6 Dumbbell Chest Exercises You Can Do At Home

6 Dumbbell Chest Exercises You Can Do At Home

If you want to develop your chest with dumbbells at home, what should you do? There are lots of dumbbell chest workouts you can perform without a bench at home, so don't worry. You might be surprised to learn that performing dumbbell chest exercises without a bench can sometimes be preferable to doing them on a bench. We've compiled 6 of the best dumbbell chest exercises that can be performed with a dumbbell at the gym or home.

Most Effective Dumbbell Chest Exercises To Do At Home

1. Standing Chest Press

6 Dumbbell Chest Exercises You Can Do At Home

Standing as you press targets your pectoral muscles in a certain way that stimulates and grows new muscle. One dumbbell is all you need for this workout.

Standing with your feet shoulder-width apart, bend your arms in front of your chest, and grip a dumbbell in the middle of your hands. Use your palms to squeeze the dumbbell to engage your chest. When your arms are fully extended, push the dumbbell away from you and then slowly regain your starting position.

2. Standing Upward Chest Fly

6 Dumbbell Chest Exercises You Can Do At Home

This exercise is similar to a front rise that you could perform for the shoulders, but it can be effectively used for the chest with just a slight wrist twist. You'll need a dumbbell in each hand for this one.

With your hands facing front and your dumbbells by your sides, begin in a stable, neutral standing stance. Lift both of your arms from your sides so the dumbbells meet at chest level while maintaining a little bend in your elbow. The repetitions should be done slowly and deliberately.

3. Reverse Dumbbell Chest Press

You would hold the dumbbells in a typical dumbbell chest press with your hands pointing ahead and away from you. You hold the dumbbells in this exercise with your hands facing backward and toward you. This minor modification enables you to target your pectoral muscles distinctively.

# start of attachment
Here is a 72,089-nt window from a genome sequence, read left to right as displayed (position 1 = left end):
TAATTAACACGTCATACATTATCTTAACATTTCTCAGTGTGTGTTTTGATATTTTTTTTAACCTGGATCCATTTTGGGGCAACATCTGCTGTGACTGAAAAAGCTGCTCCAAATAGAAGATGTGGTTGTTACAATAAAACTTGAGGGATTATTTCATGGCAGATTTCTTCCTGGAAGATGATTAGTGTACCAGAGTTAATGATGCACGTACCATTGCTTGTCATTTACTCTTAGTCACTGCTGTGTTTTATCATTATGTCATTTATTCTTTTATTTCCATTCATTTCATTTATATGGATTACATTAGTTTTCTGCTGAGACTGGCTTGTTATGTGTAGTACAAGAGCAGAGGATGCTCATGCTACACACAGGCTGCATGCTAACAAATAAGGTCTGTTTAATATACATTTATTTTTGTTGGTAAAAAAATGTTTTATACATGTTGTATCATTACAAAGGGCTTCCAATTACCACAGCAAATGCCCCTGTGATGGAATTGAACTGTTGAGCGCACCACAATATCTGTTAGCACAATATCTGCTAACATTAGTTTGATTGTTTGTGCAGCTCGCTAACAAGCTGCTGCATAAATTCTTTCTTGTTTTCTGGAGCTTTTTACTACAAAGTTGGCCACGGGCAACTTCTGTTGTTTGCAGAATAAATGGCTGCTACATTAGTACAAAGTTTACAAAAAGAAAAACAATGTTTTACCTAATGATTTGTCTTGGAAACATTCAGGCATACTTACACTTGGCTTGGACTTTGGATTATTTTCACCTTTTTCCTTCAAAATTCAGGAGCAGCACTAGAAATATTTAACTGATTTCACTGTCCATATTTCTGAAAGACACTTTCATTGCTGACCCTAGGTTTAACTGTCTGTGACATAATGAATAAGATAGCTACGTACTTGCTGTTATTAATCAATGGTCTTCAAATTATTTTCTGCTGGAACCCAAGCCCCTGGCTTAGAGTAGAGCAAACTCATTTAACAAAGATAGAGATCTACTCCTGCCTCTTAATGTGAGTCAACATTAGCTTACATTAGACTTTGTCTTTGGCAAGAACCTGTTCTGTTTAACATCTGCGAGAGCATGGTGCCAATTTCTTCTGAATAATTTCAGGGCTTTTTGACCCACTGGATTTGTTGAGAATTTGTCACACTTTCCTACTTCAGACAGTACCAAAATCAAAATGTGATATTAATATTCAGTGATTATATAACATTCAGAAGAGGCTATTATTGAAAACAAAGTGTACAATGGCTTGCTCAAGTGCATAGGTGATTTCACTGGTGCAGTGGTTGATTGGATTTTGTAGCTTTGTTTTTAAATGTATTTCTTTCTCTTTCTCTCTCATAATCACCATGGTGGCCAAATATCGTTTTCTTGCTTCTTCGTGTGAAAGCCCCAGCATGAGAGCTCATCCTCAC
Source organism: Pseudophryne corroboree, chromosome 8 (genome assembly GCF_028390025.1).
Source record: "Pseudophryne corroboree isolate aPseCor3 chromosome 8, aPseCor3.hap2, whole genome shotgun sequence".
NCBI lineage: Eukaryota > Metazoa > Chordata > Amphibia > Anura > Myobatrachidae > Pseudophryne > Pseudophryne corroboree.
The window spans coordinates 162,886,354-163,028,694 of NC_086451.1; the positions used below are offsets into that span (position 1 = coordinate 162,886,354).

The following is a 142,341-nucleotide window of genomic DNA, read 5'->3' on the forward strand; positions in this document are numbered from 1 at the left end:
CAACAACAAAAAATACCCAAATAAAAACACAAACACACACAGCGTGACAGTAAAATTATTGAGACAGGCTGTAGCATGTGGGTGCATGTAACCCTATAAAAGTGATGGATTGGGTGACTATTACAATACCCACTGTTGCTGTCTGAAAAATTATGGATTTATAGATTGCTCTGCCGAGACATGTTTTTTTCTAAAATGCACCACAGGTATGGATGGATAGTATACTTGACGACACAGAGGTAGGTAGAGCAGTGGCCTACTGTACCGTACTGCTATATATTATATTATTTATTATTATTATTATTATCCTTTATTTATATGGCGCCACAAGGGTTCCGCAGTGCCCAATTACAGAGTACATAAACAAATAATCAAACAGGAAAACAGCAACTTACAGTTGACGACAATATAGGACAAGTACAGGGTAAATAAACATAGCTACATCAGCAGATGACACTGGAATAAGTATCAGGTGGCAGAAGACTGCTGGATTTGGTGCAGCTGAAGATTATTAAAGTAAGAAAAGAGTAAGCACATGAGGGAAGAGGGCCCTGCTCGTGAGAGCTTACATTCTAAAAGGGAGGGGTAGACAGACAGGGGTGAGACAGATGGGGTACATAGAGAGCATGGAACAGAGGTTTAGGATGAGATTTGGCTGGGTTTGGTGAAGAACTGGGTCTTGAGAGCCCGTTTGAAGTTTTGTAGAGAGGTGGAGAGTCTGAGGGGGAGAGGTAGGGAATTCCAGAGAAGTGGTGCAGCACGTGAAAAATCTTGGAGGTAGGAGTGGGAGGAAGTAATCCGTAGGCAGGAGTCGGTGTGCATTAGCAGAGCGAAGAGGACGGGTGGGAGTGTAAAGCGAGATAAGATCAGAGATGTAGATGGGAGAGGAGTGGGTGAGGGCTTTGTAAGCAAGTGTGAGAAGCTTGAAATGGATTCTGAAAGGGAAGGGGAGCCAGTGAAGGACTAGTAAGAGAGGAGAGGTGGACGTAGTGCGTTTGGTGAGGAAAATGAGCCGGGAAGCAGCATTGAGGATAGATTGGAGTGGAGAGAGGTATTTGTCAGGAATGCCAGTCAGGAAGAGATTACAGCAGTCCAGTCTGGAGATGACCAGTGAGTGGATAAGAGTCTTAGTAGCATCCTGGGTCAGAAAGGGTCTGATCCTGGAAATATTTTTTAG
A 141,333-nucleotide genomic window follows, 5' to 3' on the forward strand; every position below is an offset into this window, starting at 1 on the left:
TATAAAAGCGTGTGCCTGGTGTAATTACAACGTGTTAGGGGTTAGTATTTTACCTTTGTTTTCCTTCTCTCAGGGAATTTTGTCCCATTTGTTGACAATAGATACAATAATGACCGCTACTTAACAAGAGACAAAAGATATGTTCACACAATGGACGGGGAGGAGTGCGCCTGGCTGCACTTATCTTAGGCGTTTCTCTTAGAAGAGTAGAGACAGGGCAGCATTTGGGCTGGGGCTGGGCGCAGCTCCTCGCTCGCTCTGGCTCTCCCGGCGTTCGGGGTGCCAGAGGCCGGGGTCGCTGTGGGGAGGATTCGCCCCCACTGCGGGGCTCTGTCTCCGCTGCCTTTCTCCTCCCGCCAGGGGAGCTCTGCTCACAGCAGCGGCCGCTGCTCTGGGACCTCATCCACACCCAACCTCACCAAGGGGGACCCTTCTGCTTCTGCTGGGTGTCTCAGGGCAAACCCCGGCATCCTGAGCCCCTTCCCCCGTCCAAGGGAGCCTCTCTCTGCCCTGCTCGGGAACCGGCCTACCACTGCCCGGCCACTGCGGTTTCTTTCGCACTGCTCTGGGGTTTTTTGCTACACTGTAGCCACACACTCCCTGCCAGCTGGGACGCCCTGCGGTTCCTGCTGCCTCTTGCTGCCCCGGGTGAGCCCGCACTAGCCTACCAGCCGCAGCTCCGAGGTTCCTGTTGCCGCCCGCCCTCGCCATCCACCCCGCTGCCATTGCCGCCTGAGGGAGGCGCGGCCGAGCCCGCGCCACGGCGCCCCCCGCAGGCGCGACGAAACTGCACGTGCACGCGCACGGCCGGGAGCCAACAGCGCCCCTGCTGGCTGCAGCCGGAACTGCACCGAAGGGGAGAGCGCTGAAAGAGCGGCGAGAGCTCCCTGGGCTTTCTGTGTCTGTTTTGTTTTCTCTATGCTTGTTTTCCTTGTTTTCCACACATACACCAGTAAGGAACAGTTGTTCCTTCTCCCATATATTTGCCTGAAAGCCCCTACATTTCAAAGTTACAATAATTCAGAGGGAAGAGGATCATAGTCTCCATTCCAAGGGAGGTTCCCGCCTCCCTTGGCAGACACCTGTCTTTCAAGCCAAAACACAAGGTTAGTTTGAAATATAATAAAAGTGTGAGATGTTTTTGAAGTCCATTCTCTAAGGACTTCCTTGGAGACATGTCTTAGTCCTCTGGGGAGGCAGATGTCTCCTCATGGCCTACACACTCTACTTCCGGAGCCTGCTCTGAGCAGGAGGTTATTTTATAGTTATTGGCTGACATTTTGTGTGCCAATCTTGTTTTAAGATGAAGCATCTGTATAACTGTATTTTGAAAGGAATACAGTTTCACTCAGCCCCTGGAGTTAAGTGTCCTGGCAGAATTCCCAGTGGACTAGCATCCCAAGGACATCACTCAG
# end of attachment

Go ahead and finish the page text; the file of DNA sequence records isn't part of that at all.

Knees bowed and feet flat on the ground, lie on your back. Your arms should be at a 45-degree angle from your body, and you should hold a dumbbell in each hand with a reverse grip. Squeezing the muscles at the peak of the movement, press the weights up and together above your chest.

After each rep, make sure your arms are back where they were at 45 degrees from your body. If you get sidetracked during your set, it's simple to assume an arm position that is wider or narrower than is necessary.

4. Single Arm Floor Chest Press

6 Dumbbell Chest Exercises You Can Do At Home

The left and right sides of your chest will grow in size and strength as a result of this workout. As you increase the weight to one side of your body at a time, it also gives you the chance to practice core stability and strength.

One dumbbell is required for this workout. Lay on your back and extend your legs straight at first. Your second arm, which should be spread wide and palm down for increased stability, should be holding a dumbbell while your other arm is at a 45-degree angle to your torso.

Straight up and down motions with the weight are required. Your core will engage as you press the weight upward to prevent you from rolling to the side of your body that is heavier.

You can bend your knees and keep your feet flat on the floor if you experience any lower back pain; this variation requires less work from your core.

5. Dumbbell Single Arm Floor Fly

6 Dumbbell Chest Exercises You Can Do At Home

With this particular chest fly variation, you may concentrate extra hard on squeezing the sternal head of the pec major. Additionally, since the range of motion is constrained, it's a terrific method to fly without putting additional strain on the shoulders.

Hold a dumbbell exactly over your shoulder with your arm straight while lying on the ground. Allowing your arm to bend, lower it until the dumbbell is parallel to your chest. Raising it back to its initial position, repeat the process.

6. Dumbbell Deep Push Up

6 Dumbbell Chest Exercises You Can Do At Home

Because this dumbbell chest exercise doesn't require fully extended wrists like traditional pushups, it may be helpful for people with wrist mobility issues. However, compared to a regular pushup, this exercise requires more stability and balance. By allowing your chest to extend past the dumbbell's handles, you can achieve a slightly wider range of motion.

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